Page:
The author possesses photocopies of extensive correspondence and other documents pertaining to Franz’s St. Elizabeth’s years, including all correspondence cited here in conjunction with Franz’s demotion and resignation. The photocopies were obtained either from the National Archives of the United States or from the U.S. Office of Personnel Management. I plan to donate all Franz-related materials in my possession to the Center for the History of Psychology at the University of Akron, Akron, OH.
To exemplify White’s pettiness, on May 10, 2017, White sent Franz a memorandum seeking “possibilities for economy” and questioning why Franz’s children were being fed from the “Detached kitchen” rather than the staff dining room and why they were receiving “special diets.” On May 11, 1917, Franz reminded White he had earlier said that “small children, until the age of ten or thereabouts, were best kept away from a public or general dining room, because of their probable annoyance to others than their parents.” Franz told White that his children were ages 1 and 6, and Franz wrote at length to explain that his children did not receive special diets.
With the appropriate caveat, “admittedly not the most scholarly source,” an anonymous reviewer brought to my attention a biographical article about Kalischer on the Wikipedia website that provides details not seen in Windholz’s and Lamal’s biographical sketch. The Wikipedia article indicates good scholarly work, and I recommend that interested readers consider it. It does not refer to the Franz–Kalischer dispute.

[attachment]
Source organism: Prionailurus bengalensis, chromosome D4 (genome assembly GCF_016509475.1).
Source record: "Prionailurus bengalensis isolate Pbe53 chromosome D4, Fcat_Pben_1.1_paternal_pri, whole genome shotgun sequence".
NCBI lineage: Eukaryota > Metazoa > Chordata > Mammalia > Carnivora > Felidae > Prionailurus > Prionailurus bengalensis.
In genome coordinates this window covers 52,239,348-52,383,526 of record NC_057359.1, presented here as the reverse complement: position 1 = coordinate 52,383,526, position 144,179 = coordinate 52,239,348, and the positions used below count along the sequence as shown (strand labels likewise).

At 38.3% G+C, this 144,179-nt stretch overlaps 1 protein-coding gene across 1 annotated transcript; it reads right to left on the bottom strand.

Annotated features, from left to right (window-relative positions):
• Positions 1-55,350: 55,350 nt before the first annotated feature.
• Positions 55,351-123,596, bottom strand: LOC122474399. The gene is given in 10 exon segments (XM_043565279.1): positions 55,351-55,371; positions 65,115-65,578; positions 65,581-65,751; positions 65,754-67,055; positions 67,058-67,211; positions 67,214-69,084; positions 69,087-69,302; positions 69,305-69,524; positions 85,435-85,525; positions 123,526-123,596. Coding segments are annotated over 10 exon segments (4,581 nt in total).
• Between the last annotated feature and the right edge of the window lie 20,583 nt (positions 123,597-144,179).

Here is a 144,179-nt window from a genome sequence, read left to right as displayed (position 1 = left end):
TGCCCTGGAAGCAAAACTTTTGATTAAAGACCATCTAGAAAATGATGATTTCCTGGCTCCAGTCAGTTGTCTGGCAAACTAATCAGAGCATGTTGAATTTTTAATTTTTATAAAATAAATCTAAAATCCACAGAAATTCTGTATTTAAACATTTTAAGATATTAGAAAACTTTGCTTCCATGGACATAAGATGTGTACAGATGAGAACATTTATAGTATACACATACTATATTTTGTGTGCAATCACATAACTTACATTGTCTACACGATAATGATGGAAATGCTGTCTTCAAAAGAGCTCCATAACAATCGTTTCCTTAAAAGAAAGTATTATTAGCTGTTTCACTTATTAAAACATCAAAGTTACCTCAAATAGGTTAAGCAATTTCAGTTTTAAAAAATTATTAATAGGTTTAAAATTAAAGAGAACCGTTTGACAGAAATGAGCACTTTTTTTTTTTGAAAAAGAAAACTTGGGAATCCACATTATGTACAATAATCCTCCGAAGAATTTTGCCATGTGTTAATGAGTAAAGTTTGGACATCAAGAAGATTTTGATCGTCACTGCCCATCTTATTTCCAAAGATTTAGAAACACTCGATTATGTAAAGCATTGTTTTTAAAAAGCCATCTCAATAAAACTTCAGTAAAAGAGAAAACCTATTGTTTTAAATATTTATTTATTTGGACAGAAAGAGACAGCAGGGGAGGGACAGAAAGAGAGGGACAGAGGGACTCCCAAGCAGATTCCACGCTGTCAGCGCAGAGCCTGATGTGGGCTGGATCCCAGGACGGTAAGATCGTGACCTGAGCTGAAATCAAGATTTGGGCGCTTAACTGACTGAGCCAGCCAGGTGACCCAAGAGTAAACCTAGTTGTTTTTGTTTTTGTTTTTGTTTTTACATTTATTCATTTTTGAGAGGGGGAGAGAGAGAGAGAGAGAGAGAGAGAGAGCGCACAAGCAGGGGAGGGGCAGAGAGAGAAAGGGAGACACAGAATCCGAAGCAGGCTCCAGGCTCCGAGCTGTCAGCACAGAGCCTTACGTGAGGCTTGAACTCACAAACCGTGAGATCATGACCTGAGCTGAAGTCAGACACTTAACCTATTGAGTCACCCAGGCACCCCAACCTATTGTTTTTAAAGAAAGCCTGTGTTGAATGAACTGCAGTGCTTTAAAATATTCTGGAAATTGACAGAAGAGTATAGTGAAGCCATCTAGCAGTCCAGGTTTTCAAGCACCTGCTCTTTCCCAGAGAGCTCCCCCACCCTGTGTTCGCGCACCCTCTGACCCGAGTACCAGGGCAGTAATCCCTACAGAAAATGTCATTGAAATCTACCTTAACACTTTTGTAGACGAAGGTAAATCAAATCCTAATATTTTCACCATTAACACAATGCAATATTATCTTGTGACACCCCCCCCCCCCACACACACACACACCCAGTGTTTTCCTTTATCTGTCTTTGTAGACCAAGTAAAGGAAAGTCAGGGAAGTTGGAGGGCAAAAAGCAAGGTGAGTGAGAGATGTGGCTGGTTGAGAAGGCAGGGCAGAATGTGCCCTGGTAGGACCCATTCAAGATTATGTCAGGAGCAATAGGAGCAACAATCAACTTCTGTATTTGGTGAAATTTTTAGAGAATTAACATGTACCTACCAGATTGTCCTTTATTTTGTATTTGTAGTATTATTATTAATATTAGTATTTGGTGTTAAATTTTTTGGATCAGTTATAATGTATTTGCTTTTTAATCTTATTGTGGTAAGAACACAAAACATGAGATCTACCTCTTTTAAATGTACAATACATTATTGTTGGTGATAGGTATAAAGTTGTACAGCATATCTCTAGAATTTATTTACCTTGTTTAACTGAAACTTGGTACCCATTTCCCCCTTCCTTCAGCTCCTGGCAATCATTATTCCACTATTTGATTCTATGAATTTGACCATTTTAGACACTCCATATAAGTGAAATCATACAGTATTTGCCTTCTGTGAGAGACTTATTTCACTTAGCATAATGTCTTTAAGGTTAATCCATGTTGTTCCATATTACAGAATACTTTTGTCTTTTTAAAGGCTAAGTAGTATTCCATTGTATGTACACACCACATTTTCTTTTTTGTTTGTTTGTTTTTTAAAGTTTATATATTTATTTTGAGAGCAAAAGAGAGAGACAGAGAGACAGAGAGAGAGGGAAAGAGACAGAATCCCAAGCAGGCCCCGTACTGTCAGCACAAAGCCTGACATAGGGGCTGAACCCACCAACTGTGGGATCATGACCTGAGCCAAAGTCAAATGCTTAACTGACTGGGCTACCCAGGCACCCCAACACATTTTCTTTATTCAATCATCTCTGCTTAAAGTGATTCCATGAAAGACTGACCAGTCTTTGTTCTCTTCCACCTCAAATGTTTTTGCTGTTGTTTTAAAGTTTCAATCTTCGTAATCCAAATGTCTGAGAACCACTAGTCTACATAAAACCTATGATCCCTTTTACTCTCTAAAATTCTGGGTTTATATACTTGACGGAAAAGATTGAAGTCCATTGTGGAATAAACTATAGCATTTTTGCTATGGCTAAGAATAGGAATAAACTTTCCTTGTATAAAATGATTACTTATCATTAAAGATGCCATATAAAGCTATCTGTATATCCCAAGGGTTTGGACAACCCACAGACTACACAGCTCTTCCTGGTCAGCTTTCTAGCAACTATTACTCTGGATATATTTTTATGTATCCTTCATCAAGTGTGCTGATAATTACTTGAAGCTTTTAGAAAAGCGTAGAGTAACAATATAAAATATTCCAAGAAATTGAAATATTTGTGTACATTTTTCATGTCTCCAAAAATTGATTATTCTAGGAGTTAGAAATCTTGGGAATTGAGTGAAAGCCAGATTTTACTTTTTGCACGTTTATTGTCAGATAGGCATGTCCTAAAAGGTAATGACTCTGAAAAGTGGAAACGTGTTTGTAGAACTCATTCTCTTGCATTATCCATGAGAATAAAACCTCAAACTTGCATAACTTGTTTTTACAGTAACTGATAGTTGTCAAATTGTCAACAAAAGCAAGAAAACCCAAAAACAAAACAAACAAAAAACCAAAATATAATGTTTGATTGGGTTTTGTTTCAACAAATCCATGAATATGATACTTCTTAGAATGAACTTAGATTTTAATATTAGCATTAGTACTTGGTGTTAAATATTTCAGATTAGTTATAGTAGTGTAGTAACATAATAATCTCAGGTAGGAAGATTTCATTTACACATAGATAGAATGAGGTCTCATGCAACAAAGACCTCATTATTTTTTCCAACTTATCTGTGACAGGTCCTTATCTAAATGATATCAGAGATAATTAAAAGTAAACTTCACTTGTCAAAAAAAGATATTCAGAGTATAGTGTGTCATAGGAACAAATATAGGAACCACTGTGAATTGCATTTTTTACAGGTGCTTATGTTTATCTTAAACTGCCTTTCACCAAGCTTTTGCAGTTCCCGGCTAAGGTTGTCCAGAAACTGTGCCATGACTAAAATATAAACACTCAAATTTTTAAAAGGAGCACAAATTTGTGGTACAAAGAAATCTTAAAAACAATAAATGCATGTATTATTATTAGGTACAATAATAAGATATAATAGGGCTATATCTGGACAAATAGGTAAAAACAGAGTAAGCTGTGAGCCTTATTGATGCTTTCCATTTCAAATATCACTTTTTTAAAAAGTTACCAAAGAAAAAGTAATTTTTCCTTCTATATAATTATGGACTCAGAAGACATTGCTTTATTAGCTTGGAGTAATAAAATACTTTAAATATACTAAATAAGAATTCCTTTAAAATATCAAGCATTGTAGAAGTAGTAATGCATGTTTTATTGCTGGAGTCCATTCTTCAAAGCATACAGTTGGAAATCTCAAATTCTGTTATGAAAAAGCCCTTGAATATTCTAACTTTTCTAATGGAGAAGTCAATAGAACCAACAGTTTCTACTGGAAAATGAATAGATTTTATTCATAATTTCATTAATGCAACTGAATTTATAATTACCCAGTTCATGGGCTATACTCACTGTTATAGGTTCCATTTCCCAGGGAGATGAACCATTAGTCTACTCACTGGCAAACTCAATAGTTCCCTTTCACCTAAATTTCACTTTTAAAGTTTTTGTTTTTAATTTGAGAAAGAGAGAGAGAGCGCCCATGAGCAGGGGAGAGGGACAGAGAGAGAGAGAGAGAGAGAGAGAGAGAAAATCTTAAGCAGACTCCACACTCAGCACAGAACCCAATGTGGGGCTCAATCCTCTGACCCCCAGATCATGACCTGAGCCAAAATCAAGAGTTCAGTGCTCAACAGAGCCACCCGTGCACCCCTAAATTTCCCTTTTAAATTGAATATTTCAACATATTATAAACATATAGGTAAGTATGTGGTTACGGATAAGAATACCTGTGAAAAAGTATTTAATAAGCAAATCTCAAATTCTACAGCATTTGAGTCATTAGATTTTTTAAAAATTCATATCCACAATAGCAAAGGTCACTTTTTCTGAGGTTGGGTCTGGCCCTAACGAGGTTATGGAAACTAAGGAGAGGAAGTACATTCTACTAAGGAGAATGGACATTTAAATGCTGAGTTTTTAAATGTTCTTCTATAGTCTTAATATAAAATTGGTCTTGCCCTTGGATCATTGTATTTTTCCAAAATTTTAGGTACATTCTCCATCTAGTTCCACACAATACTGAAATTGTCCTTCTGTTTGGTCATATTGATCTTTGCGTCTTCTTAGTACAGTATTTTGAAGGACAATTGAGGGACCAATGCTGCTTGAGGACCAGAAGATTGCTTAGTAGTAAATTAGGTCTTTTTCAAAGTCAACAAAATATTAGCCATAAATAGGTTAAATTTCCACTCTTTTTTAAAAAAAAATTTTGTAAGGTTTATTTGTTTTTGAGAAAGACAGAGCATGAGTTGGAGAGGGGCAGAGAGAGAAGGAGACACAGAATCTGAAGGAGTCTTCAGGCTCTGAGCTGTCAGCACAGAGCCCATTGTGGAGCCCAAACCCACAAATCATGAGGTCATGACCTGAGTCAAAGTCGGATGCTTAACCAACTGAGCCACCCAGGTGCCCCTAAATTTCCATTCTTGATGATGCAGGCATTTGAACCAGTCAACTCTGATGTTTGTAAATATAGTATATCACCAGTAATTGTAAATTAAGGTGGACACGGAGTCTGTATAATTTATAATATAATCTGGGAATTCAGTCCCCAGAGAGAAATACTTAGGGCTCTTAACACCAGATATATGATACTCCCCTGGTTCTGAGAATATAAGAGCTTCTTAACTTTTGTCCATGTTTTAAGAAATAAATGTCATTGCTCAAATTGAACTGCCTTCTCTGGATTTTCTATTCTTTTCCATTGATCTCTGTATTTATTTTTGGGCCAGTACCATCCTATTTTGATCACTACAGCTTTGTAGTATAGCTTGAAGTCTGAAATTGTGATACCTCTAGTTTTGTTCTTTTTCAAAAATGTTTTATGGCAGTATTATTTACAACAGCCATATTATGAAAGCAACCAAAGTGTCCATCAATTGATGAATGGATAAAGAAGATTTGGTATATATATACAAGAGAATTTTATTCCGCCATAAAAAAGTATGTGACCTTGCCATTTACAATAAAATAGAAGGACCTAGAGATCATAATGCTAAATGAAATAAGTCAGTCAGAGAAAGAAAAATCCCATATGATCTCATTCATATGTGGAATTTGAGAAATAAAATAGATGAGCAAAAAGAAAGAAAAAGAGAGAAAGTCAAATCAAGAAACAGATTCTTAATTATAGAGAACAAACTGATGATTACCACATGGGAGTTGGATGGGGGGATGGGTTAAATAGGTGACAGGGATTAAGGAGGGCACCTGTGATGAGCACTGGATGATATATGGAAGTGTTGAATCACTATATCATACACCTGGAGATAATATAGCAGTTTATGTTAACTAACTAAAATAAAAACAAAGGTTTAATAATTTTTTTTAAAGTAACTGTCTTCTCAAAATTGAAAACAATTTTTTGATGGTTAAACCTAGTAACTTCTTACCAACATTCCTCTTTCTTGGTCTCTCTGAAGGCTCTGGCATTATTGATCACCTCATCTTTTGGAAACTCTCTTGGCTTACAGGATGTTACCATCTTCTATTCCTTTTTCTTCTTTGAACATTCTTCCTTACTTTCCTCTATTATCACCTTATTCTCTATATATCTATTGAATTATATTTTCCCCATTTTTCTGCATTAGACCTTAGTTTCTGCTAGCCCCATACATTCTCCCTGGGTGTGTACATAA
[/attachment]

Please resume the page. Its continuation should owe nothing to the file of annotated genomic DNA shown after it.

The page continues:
The most detailed account of Franz’s early research, including brain diagrams of individual animals, was Franz ‘s (1907b) monograph. The monograph included portions of Franz (1902) and Franz (1906). In the Preface to the monograph, Franz thanked the editor of the American Journal of Physiology for permission to publish part of the 1902 article, and in a footnote to Franz (1906), he described the article as “a preliminary communication.”
Section A: Recent (1991–2012) History of Psychology Textbooks Examined
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Section B: General References
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It is regrettable that public acknowledgement of this author’s indebtedness to George Windholz (1931–2002) for this article as well as for his friendship, advice, and assistance in other research projects was not expressed during his lifetime.
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Thomas, R.K. Priority Disputes in the History of Psychology with Special Attention to the Franz–Kalischer Dispute About Who First Combined Animal Training with Brain Extirpation to Investigate Brain Functions. Psychol Rec 66, 191–199 (2016). https://doi.org/10.1007/s40732-015-0150-3
- Animal training
- Animal learning
- Brain ablation
- Brain extirpation
- Brain lesion
- History brain research
- Priority in psychology
- Priority in science